The insect is found anywhere where Picea glauca is native. The animal ranges from Alaska to Newfoundland, south to Wyoming and Idaho across to the Northeastern United States.

Effects of Feeding

The insect’s feeding on the current year’s foliage results in a loss of the most photosynthetically active tissue and major nutrient sinks for evergreens (Kramer and Kozlowski 1979). Needle lost at this time will affect the mass and length of the current seasons shoots and reduce the amount of photosynthate available for the new shoot growth the following year (Pointing 1957, Kulman 1971a).

Heavy defoliation produces shorter shoots and closely spaced needles the year following the defoliation. Even after 1 year of moderate defoliation there will be reduced shoot and terminal length. Heavy defoliation in two or more consecutive years will reduce tree growth; terminals and lateral shoots can be 20-60% shorter. It is this loss of growth that is causes the largest economic impact.

Heavily defoliated trees produce smaller buds (Ford 1979), and the bud flush tends to occur later than in lightly defoliated trees (Cook 1976). Severe defoliation also can cause forked branches from terminal bud mortality.

Repeated defoliation over a 3-4 year period can lead to tree mortality. The defoliation caused by the insect will not be the only factor leading to the death of the tree. Lower tree vigor caused by other environmental stresses will factor into the trees ability to recover from yellowheaded spruce sawfly feeding damage.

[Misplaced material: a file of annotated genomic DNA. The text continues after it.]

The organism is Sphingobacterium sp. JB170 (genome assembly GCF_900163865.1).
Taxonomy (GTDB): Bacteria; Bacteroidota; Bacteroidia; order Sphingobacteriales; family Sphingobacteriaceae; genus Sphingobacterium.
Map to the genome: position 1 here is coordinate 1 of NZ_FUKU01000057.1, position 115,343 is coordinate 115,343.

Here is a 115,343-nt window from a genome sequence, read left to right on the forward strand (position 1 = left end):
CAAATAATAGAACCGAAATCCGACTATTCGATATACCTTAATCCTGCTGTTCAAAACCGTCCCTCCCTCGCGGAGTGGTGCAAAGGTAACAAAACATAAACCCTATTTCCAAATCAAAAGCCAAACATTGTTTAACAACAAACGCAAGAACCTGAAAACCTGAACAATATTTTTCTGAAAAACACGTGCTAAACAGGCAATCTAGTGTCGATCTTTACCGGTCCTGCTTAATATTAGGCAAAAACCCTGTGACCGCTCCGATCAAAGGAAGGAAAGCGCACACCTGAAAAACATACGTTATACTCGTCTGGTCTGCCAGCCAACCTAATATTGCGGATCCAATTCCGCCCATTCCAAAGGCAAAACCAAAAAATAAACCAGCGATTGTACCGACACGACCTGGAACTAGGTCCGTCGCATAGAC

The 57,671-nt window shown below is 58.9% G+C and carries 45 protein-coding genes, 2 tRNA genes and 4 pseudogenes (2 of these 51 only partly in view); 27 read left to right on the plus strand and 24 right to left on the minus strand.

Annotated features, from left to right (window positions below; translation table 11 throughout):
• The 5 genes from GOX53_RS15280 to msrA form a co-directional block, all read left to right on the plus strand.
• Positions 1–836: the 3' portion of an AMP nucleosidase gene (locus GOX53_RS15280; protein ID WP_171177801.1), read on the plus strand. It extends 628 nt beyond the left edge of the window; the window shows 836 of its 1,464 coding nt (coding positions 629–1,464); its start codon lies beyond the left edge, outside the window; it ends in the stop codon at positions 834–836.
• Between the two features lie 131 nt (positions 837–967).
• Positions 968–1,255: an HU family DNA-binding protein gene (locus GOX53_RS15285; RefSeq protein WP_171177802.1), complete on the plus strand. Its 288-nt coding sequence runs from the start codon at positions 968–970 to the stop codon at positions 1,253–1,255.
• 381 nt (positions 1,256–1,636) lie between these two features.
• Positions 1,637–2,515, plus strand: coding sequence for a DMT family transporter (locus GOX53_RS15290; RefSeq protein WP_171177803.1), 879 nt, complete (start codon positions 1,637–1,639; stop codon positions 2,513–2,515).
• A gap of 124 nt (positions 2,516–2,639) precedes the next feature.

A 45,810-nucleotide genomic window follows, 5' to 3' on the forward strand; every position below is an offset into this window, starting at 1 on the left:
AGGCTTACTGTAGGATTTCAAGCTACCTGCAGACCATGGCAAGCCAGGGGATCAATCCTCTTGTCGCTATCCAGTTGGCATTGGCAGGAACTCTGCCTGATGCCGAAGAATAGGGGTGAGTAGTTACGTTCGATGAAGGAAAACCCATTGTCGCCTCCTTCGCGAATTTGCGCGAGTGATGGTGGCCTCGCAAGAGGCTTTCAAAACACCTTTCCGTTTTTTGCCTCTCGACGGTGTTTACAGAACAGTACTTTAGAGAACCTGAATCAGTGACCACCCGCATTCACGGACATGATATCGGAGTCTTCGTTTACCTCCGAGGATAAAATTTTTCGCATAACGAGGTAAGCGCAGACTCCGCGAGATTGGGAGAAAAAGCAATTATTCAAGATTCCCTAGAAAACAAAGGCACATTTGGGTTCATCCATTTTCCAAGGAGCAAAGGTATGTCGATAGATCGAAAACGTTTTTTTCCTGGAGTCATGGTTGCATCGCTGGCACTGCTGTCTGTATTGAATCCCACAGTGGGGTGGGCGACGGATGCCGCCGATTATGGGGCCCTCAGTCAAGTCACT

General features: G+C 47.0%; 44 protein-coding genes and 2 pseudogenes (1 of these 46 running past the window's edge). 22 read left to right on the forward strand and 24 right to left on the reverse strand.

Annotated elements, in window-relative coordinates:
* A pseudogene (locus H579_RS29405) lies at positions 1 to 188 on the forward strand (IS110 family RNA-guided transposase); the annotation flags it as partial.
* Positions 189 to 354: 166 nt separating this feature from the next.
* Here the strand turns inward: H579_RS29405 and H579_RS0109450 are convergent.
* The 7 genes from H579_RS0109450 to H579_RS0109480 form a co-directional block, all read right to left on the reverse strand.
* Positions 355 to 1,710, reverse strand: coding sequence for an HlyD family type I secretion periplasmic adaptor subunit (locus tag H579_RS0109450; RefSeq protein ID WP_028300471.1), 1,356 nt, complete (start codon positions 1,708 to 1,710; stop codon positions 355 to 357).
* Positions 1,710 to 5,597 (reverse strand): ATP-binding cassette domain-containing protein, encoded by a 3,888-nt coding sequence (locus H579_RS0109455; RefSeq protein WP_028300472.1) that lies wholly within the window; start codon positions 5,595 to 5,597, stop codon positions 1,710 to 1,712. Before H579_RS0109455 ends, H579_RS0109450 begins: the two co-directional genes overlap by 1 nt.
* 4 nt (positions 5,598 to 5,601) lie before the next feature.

Control Strategies

Tree health
Environmental factors do affect the insect’s host preference and the ability of the trees to withstand attack. It only makes sense that there is a link between environmental stress, poor growing conditions and yellowheaded spruce sawfly success.
  • Pick planting sites carefully.
  • Avoid sites with poor drainage or heavy, clay soils.
  • Avoid low lying sites
  • Avoid areas subject to drought, flooding, frost and exposure.
  • This is the most crucial part of a control program. The yellowheaded spruce sawfly larva is difficult to see at a casual glance and the scout needs to pay close attention to the new growth starting as soon as the growth breaks out of the bud cap.
  • Begin scouting the end of May or at bud break.
  • Trees damaged last year are an excellent place to start, as the insects will often be found on those same trees the following season.
  • Defoliation is usually concentrated to the top third to half of the crown of the tree.
  • Infested trees may be scattered in a planting or grouped together, but rarely will all the trees in a plantation be effected.